ARCINFO and ARCVIEW were the most popular GIS packages in use based on questionnaire replies - 12 users reported using ARCINFO and a further 10 ARCVIEW. We received reports on the use of IDRISI and Map Info by four users each and two reports on the use of ERDAS IMAGINE. We received just one report on the use of the other GIS software listed below. We have also received comments from ERDAS (UK) Limited on the views of ERDAS IMAGINE posted.
GIS software was used most commonly in geography. Over half of our questionnaire replies in this software group came from geographers working in geography departments. Five users in archaeology reported using GIS software in their work. In other areas of the social sciences the use of GIS technology was rare.
Responses were received for the following software.
ARCINFO was the most popular GIS package in use in the social sciences. It was either used in research or both teaching and research. Almost universally ARCINFO was regarded as a very useful tool. Equally, it was almost universally regarded as being difficult or very difficult to use.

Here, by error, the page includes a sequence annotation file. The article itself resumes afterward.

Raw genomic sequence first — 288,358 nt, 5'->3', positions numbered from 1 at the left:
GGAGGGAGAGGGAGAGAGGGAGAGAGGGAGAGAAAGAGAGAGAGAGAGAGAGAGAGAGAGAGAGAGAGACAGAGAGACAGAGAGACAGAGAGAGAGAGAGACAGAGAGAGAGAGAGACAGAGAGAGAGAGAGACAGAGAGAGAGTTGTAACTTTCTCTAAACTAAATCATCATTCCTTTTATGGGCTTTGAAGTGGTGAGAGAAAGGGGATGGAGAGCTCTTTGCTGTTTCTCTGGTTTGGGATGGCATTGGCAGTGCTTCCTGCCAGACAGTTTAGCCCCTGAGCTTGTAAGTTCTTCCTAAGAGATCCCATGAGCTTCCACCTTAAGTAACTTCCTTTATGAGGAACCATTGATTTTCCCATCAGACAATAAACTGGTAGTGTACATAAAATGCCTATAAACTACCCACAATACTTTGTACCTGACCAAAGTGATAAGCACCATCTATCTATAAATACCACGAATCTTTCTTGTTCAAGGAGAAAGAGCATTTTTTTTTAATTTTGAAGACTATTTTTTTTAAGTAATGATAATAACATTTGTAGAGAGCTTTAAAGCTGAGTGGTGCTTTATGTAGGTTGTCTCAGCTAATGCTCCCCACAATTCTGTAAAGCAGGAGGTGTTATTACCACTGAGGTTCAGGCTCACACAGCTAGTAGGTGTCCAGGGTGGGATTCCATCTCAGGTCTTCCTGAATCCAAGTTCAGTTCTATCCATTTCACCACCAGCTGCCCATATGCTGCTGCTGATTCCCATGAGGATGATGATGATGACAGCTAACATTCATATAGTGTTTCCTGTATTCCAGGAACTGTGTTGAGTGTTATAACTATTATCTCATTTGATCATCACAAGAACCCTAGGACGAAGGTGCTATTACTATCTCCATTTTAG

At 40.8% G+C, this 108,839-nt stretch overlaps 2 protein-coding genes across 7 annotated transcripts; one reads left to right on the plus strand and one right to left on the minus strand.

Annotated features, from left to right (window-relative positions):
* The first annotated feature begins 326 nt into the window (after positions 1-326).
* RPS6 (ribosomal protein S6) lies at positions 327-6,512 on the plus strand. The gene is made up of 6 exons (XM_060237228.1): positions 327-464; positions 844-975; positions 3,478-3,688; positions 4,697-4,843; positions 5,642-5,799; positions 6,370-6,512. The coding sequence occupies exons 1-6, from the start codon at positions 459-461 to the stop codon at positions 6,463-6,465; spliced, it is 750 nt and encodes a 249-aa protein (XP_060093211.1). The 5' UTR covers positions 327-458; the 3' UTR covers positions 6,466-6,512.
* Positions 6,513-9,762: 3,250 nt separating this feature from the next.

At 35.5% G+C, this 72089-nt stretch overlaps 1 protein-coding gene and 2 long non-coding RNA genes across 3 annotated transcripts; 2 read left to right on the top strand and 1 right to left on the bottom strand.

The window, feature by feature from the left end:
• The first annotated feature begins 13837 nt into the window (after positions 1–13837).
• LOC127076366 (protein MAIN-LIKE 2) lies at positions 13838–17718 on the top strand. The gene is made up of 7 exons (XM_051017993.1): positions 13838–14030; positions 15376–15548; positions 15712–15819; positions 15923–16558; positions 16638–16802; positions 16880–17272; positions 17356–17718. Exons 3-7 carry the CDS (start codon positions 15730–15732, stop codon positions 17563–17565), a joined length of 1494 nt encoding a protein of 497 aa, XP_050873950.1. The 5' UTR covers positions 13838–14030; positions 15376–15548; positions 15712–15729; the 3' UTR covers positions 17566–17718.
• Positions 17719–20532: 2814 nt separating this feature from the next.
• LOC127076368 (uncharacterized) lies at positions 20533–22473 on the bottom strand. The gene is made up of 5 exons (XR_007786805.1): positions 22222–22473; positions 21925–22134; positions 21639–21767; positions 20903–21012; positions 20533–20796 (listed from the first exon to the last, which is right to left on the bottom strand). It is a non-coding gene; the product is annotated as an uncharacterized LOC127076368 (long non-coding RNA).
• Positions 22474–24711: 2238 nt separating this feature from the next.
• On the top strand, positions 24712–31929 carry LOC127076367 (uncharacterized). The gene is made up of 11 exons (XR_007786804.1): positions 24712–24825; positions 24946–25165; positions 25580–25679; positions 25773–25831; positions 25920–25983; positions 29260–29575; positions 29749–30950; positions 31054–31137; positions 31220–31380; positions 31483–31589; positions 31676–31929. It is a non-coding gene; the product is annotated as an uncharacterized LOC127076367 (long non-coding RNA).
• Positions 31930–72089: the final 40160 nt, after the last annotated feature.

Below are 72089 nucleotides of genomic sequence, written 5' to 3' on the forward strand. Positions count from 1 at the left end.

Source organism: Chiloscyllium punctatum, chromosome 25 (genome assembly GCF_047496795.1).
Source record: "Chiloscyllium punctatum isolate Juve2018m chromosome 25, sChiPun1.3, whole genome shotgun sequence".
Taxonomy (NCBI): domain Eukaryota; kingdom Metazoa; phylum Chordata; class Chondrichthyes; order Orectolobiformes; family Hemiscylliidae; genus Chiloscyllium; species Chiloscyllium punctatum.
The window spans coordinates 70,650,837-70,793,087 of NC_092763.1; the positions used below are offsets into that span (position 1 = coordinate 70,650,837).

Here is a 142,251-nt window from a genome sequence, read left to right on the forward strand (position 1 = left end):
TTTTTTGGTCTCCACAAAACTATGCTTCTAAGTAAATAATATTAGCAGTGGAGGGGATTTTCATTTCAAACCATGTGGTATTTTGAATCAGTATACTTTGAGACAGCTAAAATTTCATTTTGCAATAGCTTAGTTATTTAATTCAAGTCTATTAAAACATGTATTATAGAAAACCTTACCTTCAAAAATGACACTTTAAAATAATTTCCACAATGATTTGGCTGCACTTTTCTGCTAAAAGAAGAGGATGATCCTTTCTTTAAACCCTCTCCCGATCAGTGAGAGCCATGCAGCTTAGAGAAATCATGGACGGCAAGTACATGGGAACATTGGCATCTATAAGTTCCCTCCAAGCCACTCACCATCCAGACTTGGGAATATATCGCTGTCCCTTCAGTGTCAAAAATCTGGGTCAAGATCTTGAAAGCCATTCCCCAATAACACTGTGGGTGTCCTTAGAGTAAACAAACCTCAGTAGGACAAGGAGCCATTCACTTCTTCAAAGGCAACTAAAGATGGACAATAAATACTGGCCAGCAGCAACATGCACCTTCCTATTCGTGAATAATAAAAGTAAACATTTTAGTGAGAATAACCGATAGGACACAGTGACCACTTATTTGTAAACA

ARCVIEW was one of the most popular GIS packages in use. ARCVIEW tended to be used in research or both teaching and research. It was regarded as being either a 'useful' or 'very useful' tool. Views on user-friendliness varied. One respondent felt that the software was very easy to use. The general consensus was that ARCVIEW was fairly difficult to master however. Specific uses of ARCVIEW included:
CDV was written in TCL by Jason Dykes, as part of the JISC/NTI project. The software runs under Windows 95 or UNIX and was considered to be both very useful and very easy to use. One of the less widely used GIS packages used in both teaching and research. CDV was used for:
ERDAS Imaging A GIS package designed to plan for surface change such as urban development, transport planning and landscape planning.
We received two questionnaires discussing the use of ERDAS Imaging. Both users felt that the software was very useful but fairly difficult to use. One respondent wrote 'Very hard to start off with, but once you have conquered the initial problems it becomes a lot easier.' Specifically ERDAS was used in M.Phil. GIS teaching and Ph.D. research projects.
Applications used included:
We have also received comments from the General Manager of Erdas (UK) Limited, Jonathan Shears, on the views posted. He states that